April 23, 2019

Suicide Prevention in the Older Adult Population

Arkansas State University

By Alex Henry, BS-CD & Hannah Speer, OTD/S
College of Nursing and Health Professions
Arkansas State University

 

Every day 10,000 people turn 65 years old (Heimlich & Heimlich, 2014). Because of this, the elderly adult population is increasing rapidly. Of this elderly population, 40% will need some form of long term care whether it be an assisted living facility or a nursing home (Mezuk, Lohman, Leslie, & Powell, 2015). The rapid growth of this cohort makes one percent of elderly adults who commit suicide extremely alarming (Mills, Gallimore, Watts, & Hemphill, 2016). Adults 65 years and older, specifically men, have a suicide rate of 30 per 100,000 (Mezuk, Lohman, Leslie, & Powell, 2015). Forma et al. (2017) found that of elderly adults who committed suicide, 70% had been admitted to the hospital within the last two years. Of the 70% who committed suicide, 36.8% had been discharged from the hospital within the previous month. There are many factors to consider in looking at suicide in the elderly population. The elements can be as personal as social isolation, feeling like a burden to the family, depression as well as facility issues such as high staff turnover and the number of beds (Mezuk, Lohman, Leslie, & Powell, 2015). This significant number of factors coincides with an alarming rate of suicide in the elderly population. These factors should be taken into consideration by the facility staff both in the hospital and in long term care facilities. Staff, especially nurses, should be educated to identify risk factors of depression and suicide and to monitor the mental health of the patients.

A research study conducted by Mospan, Hess, Blackwelder, Grover, & Dula (2017) recognized the role of the primary care provider in taking properly monitoring patients at risk for suicide. The researchers found that nurses rarely used their knowledge of suicide prevention (p. 537). They suggested an educational intervention which provided a variety of online, live, and asynchronous learning activities (for example) to help bridge the gap. Cheryl et al. (2013) conducted a study involving the competencies for educating advanced practice and general psychiatric mental health nurses. The researchers found that there are no standard competencies for teaching or assessing suicide risk.  However, the American Psychiatric Nurses Association’s position on this topic is that it is the individual nurse’s responsibility to complete research for his or her evidence-based practice to treat patients with mental illness (Cheryl et al., 2013). Based on these studies, student nurses and nurses already in the field should both be able to detect signs of suicide in their elderly patients and to learn about suicide prevention. All facility staff, nurses especially, should take the initiative in developing their skills to understand the risk of suicide in their patients better.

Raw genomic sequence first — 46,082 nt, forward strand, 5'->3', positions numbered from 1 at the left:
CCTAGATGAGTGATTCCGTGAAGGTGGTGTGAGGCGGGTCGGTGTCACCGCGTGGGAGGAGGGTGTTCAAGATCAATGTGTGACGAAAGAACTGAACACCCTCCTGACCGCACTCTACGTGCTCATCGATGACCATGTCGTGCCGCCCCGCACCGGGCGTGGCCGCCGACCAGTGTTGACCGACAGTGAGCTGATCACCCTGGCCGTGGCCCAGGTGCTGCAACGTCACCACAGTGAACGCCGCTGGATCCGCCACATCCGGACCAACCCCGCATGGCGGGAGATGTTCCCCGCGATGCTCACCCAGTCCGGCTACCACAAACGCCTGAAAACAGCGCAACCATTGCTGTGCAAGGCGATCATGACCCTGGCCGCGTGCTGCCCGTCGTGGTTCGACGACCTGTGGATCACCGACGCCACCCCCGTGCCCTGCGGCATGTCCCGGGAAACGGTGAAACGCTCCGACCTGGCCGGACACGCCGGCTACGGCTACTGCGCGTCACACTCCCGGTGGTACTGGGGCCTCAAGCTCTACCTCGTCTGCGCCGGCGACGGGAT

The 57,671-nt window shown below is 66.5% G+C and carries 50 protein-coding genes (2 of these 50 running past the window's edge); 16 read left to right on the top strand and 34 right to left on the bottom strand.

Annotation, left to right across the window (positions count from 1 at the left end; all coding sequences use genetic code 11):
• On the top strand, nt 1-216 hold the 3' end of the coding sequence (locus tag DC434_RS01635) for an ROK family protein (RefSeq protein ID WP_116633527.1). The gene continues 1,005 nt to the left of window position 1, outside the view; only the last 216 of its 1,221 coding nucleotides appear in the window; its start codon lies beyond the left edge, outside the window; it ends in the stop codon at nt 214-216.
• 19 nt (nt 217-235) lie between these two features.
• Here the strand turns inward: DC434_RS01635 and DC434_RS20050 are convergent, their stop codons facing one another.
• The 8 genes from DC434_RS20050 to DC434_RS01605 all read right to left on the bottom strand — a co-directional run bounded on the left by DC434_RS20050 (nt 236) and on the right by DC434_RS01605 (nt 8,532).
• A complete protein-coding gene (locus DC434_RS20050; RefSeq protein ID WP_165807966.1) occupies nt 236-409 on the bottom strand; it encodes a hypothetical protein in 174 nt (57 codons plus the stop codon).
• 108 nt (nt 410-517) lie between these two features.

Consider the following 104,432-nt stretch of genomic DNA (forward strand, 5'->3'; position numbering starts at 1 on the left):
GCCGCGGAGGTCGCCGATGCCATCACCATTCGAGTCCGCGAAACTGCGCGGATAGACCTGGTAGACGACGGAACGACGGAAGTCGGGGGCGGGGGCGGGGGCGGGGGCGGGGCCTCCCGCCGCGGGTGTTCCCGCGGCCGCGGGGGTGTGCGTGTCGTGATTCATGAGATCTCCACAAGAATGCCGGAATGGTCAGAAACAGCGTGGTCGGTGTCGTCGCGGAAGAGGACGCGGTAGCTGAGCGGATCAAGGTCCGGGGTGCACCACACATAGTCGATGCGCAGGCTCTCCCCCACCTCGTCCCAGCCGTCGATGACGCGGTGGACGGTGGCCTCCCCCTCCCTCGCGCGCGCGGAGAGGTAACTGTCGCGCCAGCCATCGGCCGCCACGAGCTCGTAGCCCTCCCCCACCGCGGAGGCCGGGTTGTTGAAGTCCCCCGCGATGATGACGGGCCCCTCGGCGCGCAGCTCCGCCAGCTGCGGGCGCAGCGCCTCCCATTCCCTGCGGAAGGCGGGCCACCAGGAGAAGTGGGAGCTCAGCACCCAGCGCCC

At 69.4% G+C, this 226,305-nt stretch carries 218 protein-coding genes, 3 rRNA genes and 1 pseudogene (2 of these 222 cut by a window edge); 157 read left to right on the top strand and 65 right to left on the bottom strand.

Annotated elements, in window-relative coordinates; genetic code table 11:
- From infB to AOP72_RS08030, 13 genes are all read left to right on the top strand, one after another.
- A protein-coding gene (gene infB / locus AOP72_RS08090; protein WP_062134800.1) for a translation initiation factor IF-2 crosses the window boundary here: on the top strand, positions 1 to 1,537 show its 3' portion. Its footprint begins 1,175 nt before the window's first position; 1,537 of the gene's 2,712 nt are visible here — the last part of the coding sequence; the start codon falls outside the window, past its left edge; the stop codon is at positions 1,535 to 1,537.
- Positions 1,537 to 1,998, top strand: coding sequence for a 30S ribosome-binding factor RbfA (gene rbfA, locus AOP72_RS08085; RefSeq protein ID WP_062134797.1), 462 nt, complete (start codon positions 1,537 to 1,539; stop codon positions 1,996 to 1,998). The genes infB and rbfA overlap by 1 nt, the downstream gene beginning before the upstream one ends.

References

Mospan, C., Hess, R., Blackwelder, R., Grover, S., & Dula, C. (2017). A two-year review of suicide ideation assessments among medical, nursing, and pharmacy students. Journal of Interprofessional Care, 31(4), 537-539.  doi: 10.1080/13561820.2017.1301900

Cheryl, P., Janet, Y., Barbara, L., Pamela, G., Eric, A., & Deborah, H. (2013). Competency-based training for PMH nurse generalists: Inpatient intervention and prevention of suicide. Journal of the American Psychiatric Nurses Association, (4), 205. Retrieved from https://doi.org/10.1177/1078390313496275

Heimlich, R., & Heimlich, R. (2014, February 07). Baby boomers retire. Retrieved from http://www.pewresearch.org/fact-tank/2010/12/29/baby-boomers-retire/

Forma, L., Aaltonen, M., Pulkki, J., Raitanen, J., Rissanen, P., & Jylha, M. (2017). Care service use in 2 years preceding suicide among older adults: Comparison with those who died a natural death and those who lived longer. European Journal of Ageing, 2, 143. Retrieved from https://doi.org/10.1007/s10433-016-0397-9

Mills, P. D., Gallimore, B. I., Watts, B. V., & Hemphill, R. R. (2016). Suicide attempts and completions in Veterans Affairs nursing home care units and long-term care facilities: a review of root-cause analysis reports. International Journal of Geriatric Psychiatry, 31(5), 518. Retrieved from https://ezproxy.library.astate.edu/login?url=http://search.ebscohost.com/login.aspx?direct=true&db=edb&AN=114190206&site=eds-live&scope=site

Mezuk, B., Lohman, M., Leslie, M., & Powell, V. (2015). Suicide risk in nursing homes and assisted living facilities: 2003-2011. American Journal of Public Health, 105(7), 1495–1502. https://doi.org/10.2105/AJPH.2015.302573

World Health Organization. (2014). Preventing suicide: A global imperative. Retrieved from https://apps.who.int/iris/bitstream/handle/10665/131056/9789241564779_eng.pdf;jsessionid=61FB77728ABF43079DC58810EFB7F8B0?sequence=1